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Edward Hare: the house that Teddy built

Jim Gleed and Teddy Hare
Teddy Hare (right) and Jim Gleed (left) looking over development plans

Have you ever wondered where many of the old tools at Lake Country Museum came from? They were derived largely from a prominent builder in the area, Edward (Teddy) Hare. Teddy built many of the first homes in the area. Jim Gleed, a stone mason, partnered with Hare to do the work. Some of the historic houses of the area built by Teddy Hare include: the Gibson house (Kopje Park, Carr’s Landing), the Carter house, the Grey house, the Sundial house, the Hare home, and the Grant house. Brick fireplaces and stone property walls were crafted by Jim Gleed. Hare Road was established in 1907, and was named in honour of the Hare family.

Teddy Hare was born in Somerset England and moved to Vernon, in the Okanagan, around 1907. Teddy later relocated up north to Fort Fraser. There, he was involved in bridge building for the Grand Trunk Pacific for roughly 8 years before returning to the Okanagan in 1916.  He enlisted with the First Army Troop Company during World War I. He served for the remainder of war and returned to purchase an orchard in Okanagan Centre in 1921 where he continued to build homes and structures. Teddy’s two sisters lived with him at the ranch until 1928, the year he married his wife, Susan. They met at the Okanagan Valley Land Company offices.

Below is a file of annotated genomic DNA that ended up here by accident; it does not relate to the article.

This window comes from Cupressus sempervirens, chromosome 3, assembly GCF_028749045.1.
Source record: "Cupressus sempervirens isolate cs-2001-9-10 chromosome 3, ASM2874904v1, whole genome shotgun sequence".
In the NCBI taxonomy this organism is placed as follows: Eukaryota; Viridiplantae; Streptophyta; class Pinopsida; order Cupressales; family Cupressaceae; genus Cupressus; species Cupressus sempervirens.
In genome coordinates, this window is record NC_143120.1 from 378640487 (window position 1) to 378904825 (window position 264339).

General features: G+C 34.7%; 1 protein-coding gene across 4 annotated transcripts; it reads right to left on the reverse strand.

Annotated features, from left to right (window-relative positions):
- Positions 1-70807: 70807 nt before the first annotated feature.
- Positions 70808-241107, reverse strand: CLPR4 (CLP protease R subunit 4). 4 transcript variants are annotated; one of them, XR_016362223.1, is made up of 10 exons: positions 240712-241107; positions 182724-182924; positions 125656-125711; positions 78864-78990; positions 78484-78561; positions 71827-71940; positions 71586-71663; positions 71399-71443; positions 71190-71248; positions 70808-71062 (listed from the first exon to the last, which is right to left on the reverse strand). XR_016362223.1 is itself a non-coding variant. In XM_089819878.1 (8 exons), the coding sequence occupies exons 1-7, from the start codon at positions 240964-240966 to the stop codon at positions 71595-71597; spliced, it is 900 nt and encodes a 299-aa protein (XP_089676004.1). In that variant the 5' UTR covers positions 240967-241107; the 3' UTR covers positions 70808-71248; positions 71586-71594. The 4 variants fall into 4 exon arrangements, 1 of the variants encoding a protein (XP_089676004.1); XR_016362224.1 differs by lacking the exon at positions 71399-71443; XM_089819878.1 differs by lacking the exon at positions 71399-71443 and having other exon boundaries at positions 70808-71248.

In 1937 Teddy and Susan moved to Kelowna for the summer. Teddy was supervisor of the architects for the Kelowna Post Office. After that he was in charge of similar projects, including the building of City Hall, an addition to the Kelowna General Hospital, and building the Kelowna High School. It was not until 1953 that, for health reasons, Teddy retired and sold his orchard. Teddy Hare passed away in 1963; his wife followed 18 years later. For further fascinating history, visit Lake Country Museum!

Article and photograph of the Gibson House by Jacob Semenuik

The Gibson House
The Gibson House, with stone property wall in front: built by Teddy Hare and Jim Gleed.

1 Comment

  • Some added information.

    My Dad, Les Blake, donated a number of woodworking tools to the museum back in the 70’s. He was a master carpenter at Burrard Dry Dock in North Vancouver for over 40 years. He was often called upon by the owner of Burrard Dry Dock, Mr. Wallace, to attend to personal items at his home. Dad was a skilled finishing carpenter.

    Didn’t want Teddy Hare to get all the credit. lol


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